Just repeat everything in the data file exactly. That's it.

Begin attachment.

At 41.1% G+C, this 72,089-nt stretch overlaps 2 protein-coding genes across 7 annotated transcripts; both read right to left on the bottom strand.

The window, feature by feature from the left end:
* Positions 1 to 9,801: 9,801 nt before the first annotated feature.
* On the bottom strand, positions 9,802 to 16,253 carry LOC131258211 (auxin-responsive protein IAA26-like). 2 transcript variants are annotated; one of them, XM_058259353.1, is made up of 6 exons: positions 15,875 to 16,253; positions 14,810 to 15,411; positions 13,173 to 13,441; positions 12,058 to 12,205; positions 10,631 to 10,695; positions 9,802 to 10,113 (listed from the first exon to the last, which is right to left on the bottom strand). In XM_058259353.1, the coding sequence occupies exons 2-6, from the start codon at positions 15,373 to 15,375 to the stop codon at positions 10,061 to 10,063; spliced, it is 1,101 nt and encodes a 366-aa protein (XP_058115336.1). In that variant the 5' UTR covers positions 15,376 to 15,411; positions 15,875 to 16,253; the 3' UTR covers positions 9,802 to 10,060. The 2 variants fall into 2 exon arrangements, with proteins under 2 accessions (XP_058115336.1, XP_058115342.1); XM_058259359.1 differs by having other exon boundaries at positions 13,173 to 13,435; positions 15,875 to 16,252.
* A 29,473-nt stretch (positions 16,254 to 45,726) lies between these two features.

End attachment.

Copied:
At 41.1% G+C, this 72,089-nt stretch overlaps 2 protein-coding genes across 7 annotated transcripts; both read right to left on the bottom strand.

The window, feature by feature from the left end:
* Positions 1 to 9,801: 9,801 nt before the first annotated feature.
* On the bottom strand, positions 9,802 to 16,253 carry LOC131258211 (auxin-responsive protein IAA26-like). 2 transcript variants are annotated; one of them, XM_058259353.1, is made up of 6 exons: positions 15,875 to 16,253; positions 14,810 to 15,411; positions 13,173 to 13,441; positions 12,058 to 12,205; positions 10,631 to 10,695; positions 9,802 to 10,113 (listed from the first exon to the last, which is right to left on the bottom strand). In XM_058259353.1, the coding sequence occupies exons 2-6, from the start codon at positions 15,373 to 15,375 to the stop codon at positions 10,061 to 10,063; spliced, it is 1,101 nt and encodes a 366-aa protein (XP_058115336.1). In that variant the 5' UTR covers positions 15,376 to 15,411; positions 15,875 to 16,253; the 3' UTR covers positions 9,802 to 10,060. The 2 variants fall into 2 exon arrangements, with proteins under 2 accessions (XP_058115336.1, XP_058115342.1); XM_058259359.1 differs by having other exon boundaries at positions 13,173 to 13,435; positions 15,875 to 16,252.
* A 29,473-nt stretch (positions 16,254 to 45,726) lies between these two features.